What is it about?

The University of Manitoba Archives changed how it handles records and publications by or about Indigenous people in Canada to include community consultation where possible. This led us to employ community consultation to handle anthropologists' records on Indigenous peoples, develop appropriate subject headings, create a new stewardship agreement, and employ Indigenous students to process Indigenous records. These same changes in processes can likely be used in handling the records of any minority. And we can apply these learned principles in dealing with students, faculty, and staff. In essence we are employing the contributions of citizen archivists to create a better archival record.

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Why is it important?

Archivists are only beginning to see how to effect social justice through meaningful input from others outside of the archives, and how to translate that input into daily activities. This article provides practical examples that have been tried and tested and some of the lessons we have learned.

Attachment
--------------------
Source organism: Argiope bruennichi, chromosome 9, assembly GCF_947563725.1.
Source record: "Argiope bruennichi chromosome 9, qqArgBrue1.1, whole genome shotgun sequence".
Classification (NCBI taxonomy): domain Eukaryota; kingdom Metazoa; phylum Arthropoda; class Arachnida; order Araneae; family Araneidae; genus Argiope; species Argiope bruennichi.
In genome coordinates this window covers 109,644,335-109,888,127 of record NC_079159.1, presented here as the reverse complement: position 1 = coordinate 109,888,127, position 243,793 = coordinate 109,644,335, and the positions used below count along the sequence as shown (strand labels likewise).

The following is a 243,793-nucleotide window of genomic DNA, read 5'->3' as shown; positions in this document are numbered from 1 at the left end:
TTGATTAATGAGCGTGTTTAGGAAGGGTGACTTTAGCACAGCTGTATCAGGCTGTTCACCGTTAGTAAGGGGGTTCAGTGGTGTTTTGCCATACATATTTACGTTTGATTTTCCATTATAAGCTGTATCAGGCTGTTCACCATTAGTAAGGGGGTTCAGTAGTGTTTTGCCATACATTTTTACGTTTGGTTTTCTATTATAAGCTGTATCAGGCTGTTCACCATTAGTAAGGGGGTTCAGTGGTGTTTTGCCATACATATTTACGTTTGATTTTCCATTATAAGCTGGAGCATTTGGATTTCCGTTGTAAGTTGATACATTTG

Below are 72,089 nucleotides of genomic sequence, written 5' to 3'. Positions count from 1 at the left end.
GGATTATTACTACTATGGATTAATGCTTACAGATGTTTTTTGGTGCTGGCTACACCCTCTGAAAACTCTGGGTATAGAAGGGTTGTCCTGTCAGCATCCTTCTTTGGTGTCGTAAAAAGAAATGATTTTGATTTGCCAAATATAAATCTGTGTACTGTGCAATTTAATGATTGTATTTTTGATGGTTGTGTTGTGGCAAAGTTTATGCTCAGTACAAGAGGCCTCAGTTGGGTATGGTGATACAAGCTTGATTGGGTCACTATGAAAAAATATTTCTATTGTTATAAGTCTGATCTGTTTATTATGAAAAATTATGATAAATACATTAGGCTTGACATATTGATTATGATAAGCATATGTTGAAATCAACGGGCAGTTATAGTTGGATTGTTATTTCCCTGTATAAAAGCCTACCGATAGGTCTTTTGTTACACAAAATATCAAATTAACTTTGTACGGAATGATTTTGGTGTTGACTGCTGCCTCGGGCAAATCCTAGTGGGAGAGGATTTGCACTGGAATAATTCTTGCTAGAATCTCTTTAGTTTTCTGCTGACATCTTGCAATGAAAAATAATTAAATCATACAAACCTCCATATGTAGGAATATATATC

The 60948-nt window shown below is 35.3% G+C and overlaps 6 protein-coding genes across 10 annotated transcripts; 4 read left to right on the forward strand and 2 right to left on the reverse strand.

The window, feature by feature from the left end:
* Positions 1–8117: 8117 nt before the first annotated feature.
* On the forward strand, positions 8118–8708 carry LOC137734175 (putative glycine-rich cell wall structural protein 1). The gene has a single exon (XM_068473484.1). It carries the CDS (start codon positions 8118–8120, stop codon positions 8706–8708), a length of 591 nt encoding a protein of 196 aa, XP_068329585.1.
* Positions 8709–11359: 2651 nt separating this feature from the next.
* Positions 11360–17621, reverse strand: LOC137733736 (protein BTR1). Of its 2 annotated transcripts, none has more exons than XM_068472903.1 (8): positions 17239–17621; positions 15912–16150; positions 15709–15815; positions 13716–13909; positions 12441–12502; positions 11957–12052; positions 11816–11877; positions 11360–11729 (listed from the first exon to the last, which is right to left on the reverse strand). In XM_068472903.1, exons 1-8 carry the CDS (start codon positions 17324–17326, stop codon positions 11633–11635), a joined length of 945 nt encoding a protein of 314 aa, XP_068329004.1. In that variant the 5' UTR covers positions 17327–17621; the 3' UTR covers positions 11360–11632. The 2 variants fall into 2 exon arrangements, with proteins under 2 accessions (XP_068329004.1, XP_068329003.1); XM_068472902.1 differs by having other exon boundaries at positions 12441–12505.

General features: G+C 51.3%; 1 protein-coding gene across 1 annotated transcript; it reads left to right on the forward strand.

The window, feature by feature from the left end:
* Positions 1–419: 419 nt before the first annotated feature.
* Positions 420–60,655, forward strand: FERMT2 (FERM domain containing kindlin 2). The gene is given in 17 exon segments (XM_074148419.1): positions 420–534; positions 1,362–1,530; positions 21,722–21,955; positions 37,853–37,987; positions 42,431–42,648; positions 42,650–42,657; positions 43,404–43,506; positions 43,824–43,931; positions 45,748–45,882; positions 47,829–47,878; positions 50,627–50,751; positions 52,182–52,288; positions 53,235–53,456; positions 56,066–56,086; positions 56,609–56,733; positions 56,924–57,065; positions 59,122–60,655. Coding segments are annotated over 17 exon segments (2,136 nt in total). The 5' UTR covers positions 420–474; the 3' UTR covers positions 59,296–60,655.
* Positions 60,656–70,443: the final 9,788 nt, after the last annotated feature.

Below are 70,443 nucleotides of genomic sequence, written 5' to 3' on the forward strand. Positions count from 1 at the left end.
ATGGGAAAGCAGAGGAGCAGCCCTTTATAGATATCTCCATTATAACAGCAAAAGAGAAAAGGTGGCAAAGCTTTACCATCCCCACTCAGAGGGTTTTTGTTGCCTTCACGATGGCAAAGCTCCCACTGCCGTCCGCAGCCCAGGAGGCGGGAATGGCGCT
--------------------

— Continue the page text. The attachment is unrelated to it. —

I want readers to understand that learning from others and accepting change is both liberating and ultimately necessary for moving archives forward in society. I was humbled by the lessons I learned working with Indigenous people to help create the National Centre for Truth and Reconciliation.

Dr. Shelley Sweeney
University of Manitoba

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This page is a summary of: Academic archivists as agents for change, Comma, January 2020, Liverpool University Press, DOI: 10.3828/comma.2018.6.
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